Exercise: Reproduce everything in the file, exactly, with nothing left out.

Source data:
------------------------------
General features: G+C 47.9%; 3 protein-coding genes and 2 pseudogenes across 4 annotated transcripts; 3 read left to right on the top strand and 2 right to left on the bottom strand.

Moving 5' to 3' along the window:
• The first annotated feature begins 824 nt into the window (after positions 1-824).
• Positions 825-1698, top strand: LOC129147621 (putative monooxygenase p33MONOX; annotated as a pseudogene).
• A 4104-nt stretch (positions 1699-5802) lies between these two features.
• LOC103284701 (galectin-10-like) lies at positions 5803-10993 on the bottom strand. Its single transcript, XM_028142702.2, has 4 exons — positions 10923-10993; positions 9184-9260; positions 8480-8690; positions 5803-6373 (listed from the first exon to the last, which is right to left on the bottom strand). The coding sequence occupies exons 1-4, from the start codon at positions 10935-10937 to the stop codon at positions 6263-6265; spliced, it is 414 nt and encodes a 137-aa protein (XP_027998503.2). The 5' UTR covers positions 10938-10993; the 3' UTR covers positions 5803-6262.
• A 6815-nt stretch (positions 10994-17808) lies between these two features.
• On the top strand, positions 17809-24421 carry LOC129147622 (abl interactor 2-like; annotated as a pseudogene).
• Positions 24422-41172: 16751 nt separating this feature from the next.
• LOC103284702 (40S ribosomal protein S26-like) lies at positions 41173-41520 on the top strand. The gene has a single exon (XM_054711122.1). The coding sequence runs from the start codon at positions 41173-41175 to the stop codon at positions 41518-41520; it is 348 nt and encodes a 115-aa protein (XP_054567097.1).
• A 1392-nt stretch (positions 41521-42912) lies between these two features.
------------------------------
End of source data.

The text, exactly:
General features: G+C 47.9%; 3 protein-coding genes and 2 pseudogenes across 4 annotated transcripts; 3 read left to right on the top strand and 2 right to left on the bottom strand.

Moving 5' to 3' along the window:
• The first annotated feature begins 824 nt into the window (after positions 1-824).
• Positions 825-1698, top strand: LOC129147621 (putative monooxygenase p33MONOX; annotated as a pseudogene).
• A 4104-nt stretch (positions 1699-5802) lies between these two features.
• LOC103284701 (galectin-10-like) lies at positions 5803-10993 on the bottom strand. Its single transcript, XM_028142702.2, has 4 exons — positions 10923-10993; positions 9184-9260; positions 8480-8690; positions 5803-6373 (listed from the first exon to the last, which is right to left on the bottom strand). The coding sequence occupies exons 1-4, from the start codon at positions 10935-10937 to the stop codon at positions 6263-6265; spliced, it is 414 nt and encodes a 137-aa protein (XP_027998503.2). The 5' UTR covers positions 10938-10993; the 3' UTR covers positions 5803-6262.
• A 6815-nt stretch (positions 10994-17808) lies between these two features.
• On the top strand, positions 17809-24421 carry LOC129147622 (abl interactor 2-like; annotated as a pseudogene).
• Positions 24422-41172: 16751 nt separating this feature from the next.
• LOC103284702 (40S ribosomal protein S26-like) lies at positions 41173-41520 on the top strand. The gene has a single exon (XM_054711122.1). The coding sequence runs from the start codon at positions 41173-41175 to the stop codon at positions 41518-41520; it is 348 nt and encodes a 115-aa protein (XP_054567097.1).
• A 1392-nt stretch (positions 41521-42912) lies between these two features.